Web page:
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@techreport{NBERw20509,
title = "Misclassification in Binary Choice Models",
author = "Meyer, Bruce and Mittag, Nikolas",
institution = "National Bureau of Economic Research",
type = "Working Paper",
series = "Working Paper Series",
number = "20509",
year = "2014",
month = "September",
doi = {10.3386/w20509},
URL = "http://www.nber.org/papers/w20509",
abstract = {While measurement error in the dependent variable does not lead to bias in some well-known cases, with a binary dependent variable the bias can be pronounced. In binary choice, Hausman, Abrevaya and Scott-Morton (1998) show that the marginal effects in the observed data differ from the true ones in proportion to the sum of the misclassification probabilities when the errors are unrelated to covariates. We provide two sets of results that extend this analysis. First, we derive the asymptotic bias in parametric models allowing for correlation of the errors with both observables and unobservables. Second, we examine the bias in a prototypical application in two different datasets, using a variety of methods that differ in the amount of knowledge that is assumed about the error process. Our application is receipt of food stamps, the largest and most widely received welfare program in the U.S. Monte Carlo results and our empirical application show that the bias formulas accurately describe the bias in finite samples. Our results indicate that the robustness of signs and relative magnitudes of coefficients implied by the earlier proportionality results does not necessarily extend to estimated Probit coefficients, and does not apply when errors are correlated with covariates. Using administrative records linked to survey data as validation data, we evaluate estimators that are consistent under misclassification. Estimators based on the assumption that misclassification is independent of the covariates are sensitive to their functional form assumptions and aggravate the bias if the conditional independence assumption is invalid in all cases we examine. On the other hand, estimators that allow misreporting to be correlated with the covariates perform well if an accurate model of misreporting or validation data are available. Estimators that incorporate more information about the errors, such as aggregate underreporting rates, tend to be more robust to misspecification of the misreporting model.},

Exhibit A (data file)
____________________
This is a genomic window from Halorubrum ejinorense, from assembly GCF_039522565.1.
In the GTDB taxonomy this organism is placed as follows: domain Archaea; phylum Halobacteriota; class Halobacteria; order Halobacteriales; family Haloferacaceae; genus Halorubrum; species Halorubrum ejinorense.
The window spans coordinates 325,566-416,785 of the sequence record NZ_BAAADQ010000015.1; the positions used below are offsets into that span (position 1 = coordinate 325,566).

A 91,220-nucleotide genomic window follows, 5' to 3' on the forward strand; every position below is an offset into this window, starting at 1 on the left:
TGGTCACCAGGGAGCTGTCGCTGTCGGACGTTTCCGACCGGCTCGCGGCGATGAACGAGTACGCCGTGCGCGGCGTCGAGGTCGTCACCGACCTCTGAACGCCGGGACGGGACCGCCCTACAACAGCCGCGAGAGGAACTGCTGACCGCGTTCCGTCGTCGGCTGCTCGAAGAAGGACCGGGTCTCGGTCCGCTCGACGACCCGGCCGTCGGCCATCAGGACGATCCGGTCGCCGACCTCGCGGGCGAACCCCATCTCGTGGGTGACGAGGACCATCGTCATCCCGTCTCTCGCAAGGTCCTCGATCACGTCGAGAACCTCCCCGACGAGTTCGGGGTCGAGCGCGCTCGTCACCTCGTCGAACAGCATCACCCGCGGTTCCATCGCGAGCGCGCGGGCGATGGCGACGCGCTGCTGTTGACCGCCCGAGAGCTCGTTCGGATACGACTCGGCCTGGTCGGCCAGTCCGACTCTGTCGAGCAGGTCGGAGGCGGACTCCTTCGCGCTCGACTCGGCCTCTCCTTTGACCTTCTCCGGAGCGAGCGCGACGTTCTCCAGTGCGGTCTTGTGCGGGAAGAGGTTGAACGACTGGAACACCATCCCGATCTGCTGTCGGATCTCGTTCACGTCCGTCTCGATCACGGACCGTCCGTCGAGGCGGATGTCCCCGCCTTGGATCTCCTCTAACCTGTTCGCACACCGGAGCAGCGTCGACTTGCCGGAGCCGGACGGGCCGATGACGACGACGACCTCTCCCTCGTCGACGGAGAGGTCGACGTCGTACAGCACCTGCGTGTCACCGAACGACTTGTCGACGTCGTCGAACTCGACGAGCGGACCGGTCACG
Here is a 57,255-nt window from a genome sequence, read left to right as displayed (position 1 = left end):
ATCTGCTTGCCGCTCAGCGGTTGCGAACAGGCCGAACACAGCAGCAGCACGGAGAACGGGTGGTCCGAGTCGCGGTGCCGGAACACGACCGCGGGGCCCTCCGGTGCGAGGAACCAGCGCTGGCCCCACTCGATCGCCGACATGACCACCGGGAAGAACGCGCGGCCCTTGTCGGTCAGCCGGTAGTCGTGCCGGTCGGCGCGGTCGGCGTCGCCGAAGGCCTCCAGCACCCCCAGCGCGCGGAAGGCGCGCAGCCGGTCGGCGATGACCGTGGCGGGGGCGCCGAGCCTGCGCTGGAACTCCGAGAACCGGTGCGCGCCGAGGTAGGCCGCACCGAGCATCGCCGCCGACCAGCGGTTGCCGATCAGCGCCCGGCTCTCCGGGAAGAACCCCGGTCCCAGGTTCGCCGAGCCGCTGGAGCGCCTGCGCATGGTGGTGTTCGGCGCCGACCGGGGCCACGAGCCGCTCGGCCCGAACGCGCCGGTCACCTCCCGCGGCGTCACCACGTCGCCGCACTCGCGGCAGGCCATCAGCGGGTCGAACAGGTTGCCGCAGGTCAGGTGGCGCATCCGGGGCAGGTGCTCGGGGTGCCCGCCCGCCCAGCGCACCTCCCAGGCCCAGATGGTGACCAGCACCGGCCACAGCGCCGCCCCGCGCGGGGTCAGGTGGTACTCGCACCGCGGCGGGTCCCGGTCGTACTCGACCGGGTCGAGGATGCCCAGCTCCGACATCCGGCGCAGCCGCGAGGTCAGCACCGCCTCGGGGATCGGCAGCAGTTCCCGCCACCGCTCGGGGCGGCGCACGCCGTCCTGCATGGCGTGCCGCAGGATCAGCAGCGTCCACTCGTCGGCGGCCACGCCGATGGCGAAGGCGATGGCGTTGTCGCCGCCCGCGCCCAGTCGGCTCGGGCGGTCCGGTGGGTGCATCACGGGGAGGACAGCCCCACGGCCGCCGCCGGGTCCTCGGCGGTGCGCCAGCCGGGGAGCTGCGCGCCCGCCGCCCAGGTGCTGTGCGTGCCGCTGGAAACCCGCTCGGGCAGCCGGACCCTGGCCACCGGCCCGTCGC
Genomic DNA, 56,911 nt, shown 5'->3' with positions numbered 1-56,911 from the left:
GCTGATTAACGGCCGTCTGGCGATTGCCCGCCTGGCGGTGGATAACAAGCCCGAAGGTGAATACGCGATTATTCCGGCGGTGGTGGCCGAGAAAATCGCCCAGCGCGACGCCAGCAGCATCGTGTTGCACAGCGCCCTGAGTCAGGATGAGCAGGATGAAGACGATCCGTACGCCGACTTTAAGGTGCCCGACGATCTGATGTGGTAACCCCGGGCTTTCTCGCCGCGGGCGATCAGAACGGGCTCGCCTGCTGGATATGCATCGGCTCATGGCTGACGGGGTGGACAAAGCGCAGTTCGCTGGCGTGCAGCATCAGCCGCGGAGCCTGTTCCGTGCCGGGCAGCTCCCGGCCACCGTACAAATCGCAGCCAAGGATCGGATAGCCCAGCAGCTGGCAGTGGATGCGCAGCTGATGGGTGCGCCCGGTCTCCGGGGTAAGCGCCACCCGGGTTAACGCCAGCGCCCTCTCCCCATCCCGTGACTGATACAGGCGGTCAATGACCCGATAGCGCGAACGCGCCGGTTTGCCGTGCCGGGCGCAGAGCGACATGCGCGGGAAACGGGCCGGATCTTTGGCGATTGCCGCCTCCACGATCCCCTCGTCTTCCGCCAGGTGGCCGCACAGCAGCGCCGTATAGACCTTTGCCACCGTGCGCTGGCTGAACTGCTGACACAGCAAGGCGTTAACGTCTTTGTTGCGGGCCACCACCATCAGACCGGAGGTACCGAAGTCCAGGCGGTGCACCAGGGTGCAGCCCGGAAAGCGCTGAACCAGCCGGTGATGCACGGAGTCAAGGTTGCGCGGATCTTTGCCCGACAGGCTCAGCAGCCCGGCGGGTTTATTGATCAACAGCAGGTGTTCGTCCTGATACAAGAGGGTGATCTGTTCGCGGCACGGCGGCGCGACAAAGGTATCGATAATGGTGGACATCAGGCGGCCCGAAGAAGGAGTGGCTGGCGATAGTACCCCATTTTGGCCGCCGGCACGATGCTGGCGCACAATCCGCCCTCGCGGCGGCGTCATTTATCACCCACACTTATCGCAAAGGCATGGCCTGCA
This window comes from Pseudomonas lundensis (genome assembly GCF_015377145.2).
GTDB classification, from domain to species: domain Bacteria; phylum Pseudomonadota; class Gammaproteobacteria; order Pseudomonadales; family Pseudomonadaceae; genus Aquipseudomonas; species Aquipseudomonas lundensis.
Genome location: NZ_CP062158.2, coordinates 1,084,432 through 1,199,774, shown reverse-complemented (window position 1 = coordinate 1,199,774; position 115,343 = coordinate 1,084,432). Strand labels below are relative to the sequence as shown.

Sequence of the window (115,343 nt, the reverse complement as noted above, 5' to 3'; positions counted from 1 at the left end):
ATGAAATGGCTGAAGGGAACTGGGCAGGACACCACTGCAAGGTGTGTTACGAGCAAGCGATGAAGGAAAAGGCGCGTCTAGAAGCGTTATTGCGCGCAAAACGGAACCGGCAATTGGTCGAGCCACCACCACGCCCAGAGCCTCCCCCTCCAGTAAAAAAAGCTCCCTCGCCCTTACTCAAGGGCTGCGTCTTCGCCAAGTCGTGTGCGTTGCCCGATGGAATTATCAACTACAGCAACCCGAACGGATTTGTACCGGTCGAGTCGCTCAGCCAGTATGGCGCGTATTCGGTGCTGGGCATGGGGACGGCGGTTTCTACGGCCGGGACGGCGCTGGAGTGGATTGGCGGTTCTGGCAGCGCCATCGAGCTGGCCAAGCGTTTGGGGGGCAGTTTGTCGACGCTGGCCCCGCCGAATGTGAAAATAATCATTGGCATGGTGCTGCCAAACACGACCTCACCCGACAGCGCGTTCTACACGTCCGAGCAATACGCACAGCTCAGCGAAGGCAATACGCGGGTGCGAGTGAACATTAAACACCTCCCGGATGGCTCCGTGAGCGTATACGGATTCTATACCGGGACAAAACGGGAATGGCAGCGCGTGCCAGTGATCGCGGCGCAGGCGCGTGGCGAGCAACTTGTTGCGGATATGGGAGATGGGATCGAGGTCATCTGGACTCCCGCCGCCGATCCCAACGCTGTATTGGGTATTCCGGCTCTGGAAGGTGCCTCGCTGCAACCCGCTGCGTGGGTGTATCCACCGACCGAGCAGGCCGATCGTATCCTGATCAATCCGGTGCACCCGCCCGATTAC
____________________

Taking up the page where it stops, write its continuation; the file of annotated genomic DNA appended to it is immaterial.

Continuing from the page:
}